Bob Cervenka's father died when he was 10 and his mother struggled to keep them afloat, so when Bob started a plastic injection molding company in his hometown of Phillips, Wis., it was a true American success story.
"It had a big impact on Bob," said his wife, Debbie. "He came from humble beginnings, so he worked really hard to get ahead."
It paid off. The company grew exponentially, with annual sales of more than $280 million and 1,600 employees. In 2010, Cervenka sold the company, and he and Debbie began a new life together.
Then it happened.
One day as he was walking up the steps near his home Bob fell backward and hit his head, and the couple's future changed abruptly. Bob suffered a massive head injury so severe that doctors said he would need to spend the rest of his life in a nursing home.
Debbie didn't like the idea, so she started looking around for options. A couple of years before Bob's accident, she had joined the board of trustees at Ecumen, which provides housing and assisted living for seniors, so Ecumen was an obvious first choice. She and the staff came up with a plan that would allow Bob to live independently in a Duluth apartment in Ecumen's Lakeshore location, with a care team that is with him 24 hours a day. The Cervenkas' pay for the care out of their own pockets.
As a board member at Ecumen, Debbie soon came to realize not many people can afford quality care when they age or get ill.
"It's the problem that thousands of boomers are going to face and one that Minnesota or this country has no plan for," said Eric Schubert, vice president of strategic initiatives for Ecumen. "Most people think their Medicare will pay for such services, but they don't. Thousands of Minnesotans become impoverished, move to Medicaid, and move to a nursing home."
Last year Ecumen provided more than $8 million in charity care to cover people who had run out of money — an unsustainable amount even for an organization that finished in the black last year.
Debbie was startled by the lack of a system to care for people who become disabled and need constant care, so this week she donated $5 million to Ecumen's newly created Benevolence Fund to help people remain in their homes after they have had to spend down all their assets. Debbie is encouraging others to donate to the cause of elderly care.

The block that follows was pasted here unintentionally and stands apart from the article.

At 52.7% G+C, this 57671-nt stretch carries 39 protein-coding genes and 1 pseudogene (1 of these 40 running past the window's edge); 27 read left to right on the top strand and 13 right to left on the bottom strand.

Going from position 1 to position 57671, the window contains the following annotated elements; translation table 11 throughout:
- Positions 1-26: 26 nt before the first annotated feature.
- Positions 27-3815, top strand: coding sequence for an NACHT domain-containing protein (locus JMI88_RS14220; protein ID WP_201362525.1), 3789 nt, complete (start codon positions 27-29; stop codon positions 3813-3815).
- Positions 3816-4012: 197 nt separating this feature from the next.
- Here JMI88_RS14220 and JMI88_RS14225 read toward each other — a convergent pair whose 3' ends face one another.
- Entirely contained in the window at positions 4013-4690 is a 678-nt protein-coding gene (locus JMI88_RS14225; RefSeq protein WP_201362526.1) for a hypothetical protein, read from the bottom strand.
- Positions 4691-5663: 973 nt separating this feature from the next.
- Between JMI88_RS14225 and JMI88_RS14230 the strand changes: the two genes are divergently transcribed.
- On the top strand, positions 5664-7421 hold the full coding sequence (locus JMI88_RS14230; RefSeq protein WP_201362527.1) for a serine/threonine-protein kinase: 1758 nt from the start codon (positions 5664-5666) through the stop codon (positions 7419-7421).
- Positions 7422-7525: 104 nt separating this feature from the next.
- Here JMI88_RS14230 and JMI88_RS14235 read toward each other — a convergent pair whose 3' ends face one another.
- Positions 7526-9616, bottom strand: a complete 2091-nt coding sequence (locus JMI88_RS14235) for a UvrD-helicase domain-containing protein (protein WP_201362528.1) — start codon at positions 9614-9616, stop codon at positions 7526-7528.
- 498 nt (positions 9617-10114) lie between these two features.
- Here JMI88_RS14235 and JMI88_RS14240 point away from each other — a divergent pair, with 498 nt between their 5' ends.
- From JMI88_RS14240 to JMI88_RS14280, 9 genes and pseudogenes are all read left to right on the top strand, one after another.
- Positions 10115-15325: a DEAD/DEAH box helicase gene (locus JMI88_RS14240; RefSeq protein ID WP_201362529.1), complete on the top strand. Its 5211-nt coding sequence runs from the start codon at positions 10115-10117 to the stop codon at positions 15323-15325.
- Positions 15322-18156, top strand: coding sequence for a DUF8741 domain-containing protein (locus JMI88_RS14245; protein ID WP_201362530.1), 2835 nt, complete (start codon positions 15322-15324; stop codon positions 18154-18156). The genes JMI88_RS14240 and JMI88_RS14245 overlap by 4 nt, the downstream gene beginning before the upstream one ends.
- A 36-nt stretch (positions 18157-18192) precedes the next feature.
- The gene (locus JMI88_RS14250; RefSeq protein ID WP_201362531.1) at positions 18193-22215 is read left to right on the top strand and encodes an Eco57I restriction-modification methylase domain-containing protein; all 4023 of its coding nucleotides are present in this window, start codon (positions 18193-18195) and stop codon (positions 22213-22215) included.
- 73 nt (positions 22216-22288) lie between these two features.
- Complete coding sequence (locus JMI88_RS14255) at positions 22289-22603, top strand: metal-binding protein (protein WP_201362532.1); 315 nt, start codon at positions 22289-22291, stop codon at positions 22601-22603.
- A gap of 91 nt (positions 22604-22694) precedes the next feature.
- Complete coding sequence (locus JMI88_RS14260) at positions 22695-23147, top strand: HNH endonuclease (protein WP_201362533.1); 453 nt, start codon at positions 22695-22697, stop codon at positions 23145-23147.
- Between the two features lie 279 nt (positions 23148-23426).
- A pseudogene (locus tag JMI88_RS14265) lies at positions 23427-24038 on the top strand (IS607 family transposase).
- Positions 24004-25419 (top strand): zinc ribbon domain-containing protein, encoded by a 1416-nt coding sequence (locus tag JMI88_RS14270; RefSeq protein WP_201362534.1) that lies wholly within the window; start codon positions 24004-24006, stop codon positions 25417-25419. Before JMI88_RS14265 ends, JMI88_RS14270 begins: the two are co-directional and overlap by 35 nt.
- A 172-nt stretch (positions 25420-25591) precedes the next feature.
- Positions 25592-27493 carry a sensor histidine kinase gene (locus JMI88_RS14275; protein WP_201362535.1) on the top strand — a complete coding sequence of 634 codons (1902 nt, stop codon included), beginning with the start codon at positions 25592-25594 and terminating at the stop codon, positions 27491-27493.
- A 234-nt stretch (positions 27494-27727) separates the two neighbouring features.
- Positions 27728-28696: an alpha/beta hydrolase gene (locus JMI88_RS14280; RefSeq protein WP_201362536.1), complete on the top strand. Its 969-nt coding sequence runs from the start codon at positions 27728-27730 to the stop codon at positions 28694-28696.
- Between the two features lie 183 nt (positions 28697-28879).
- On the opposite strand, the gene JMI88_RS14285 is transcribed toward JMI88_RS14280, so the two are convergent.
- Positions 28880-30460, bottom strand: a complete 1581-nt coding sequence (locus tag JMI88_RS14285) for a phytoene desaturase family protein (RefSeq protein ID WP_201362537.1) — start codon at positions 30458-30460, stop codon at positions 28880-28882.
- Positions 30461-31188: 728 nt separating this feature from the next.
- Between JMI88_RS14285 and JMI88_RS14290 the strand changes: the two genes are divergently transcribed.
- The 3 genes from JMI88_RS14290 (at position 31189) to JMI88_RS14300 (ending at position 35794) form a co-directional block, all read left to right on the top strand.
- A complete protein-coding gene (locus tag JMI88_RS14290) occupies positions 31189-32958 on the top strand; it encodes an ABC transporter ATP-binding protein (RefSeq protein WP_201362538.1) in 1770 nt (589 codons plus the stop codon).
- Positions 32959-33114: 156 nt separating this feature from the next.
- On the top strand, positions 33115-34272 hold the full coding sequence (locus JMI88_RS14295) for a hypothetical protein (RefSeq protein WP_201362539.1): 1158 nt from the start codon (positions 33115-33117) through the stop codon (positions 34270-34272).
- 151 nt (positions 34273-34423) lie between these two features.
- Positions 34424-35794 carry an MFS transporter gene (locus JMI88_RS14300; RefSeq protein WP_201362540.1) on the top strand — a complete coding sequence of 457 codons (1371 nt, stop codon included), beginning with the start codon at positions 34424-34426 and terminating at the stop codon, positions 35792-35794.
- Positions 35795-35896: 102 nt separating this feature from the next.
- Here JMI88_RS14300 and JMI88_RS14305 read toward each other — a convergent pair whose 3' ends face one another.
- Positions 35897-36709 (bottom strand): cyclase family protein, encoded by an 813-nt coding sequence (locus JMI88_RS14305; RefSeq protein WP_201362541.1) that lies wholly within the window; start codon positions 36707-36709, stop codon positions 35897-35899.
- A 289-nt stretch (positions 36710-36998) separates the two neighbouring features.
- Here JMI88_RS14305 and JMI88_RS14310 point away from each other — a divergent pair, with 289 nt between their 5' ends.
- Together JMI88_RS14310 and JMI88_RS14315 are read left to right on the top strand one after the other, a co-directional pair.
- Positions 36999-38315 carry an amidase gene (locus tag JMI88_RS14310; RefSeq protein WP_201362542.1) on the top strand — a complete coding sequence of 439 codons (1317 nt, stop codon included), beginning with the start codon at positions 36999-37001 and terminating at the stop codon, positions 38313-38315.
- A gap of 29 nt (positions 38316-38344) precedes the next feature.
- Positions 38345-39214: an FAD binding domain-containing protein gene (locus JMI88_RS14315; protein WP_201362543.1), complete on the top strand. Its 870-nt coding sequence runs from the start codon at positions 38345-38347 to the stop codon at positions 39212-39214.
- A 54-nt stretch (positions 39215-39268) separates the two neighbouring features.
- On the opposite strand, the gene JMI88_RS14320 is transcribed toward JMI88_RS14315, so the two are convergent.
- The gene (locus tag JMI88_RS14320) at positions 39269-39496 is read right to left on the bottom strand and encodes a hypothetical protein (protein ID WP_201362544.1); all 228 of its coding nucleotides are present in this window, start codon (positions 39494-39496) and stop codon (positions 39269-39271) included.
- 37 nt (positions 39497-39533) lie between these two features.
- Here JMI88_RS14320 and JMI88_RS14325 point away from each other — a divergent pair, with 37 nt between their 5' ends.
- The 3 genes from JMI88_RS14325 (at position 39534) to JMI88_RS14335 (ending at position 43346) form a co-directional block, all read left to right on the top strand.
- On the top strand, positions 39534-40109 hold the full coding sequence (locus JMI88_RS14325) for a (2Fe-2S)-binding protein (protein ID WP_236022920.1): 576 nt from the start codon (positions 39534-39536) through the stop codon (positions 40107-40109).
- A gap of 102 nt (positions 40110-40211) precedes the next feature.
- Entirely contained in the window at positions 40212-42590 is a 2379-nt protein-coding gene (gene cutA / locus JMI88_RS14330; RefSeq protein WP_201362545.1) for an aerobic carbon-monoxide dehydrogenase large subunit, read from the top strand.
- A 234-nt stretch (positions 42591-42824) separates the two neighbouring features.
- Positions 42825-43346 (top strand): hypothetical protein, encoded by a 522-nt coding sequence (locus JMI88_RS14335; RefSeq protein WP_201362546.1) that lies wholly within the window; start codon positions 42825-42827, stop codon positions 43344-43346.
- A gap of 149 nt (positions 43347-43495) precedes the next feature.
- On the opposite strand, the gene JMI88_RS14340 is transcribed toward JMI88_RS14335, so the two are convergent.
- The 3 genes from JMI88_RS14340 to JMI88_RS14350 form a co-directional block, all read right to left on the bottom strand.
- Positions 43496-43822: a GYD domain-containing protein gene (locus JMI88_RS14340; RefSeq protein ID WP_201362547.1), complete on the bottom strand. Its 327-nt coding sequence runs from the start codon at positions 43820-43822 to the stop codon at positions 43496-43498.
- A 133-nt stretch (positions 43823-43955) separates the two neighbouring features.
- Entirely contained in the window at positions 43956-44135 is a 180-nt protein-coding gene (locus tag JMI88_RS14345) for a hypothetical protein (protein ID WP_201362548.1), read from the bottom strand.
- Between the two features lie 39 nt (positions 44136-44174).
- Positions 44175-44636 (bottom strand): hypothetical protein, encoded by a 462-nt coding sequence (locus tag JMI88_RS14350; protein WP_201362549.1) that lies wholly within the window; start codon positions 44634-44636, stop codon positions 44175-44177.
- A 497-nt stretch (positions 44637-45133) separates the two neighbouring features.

"Even though Bob couldn't stay at home, we created a home for him, filled with all the things he likes," said Debbie. "We were very successful, but not everybody is so lucky."
Debbie discovered that hardworking people who have toiled to support themselves and stay out of poverty end up broke due to the high cost of medical care.
"It's so frustrating that we have a country so successful, so creative and so entrepreneurial, yet care for the elderly is a secondary concern," Debbie said. "So many people don't have a family to support them or the resources to get good care."
Schubert is passionate about aging issues and the lack of preparation across the country as a wave of boomers ages and gets sick. Speaking to community groups, he's predicted — and already seen — shortages in services for the elderly and people with disabilities.
"Minnesota is on a horrible collision course," said Schubert. "Unprecedented numbers of baby boomers experiencing record longevity means unprecedented supportive service needs. Who will pay for them? If you say government, that means we'll have thousands of Minnesotans impoverishing themselves to qualify for the government safety net. If you say private insurance, I say good luck, because most Minnesotans don't buy it or can't afford it. We have to innovate in how we pay for services and how they're delivered, especially if Minnesota wants roads, bridges, classrooms and other elements of a great place to live."
The Cervenkas have long been philanthropists both individually and through the plastics company. They usually don't allow their names to be used when donating money.
"The reason I agreed to be named is I'm hoping to create awareness around aging," said Debbie. "Younger people need to think about how much money they are going to need, and we need to find some solutions to problems we are going to see. It's scary."
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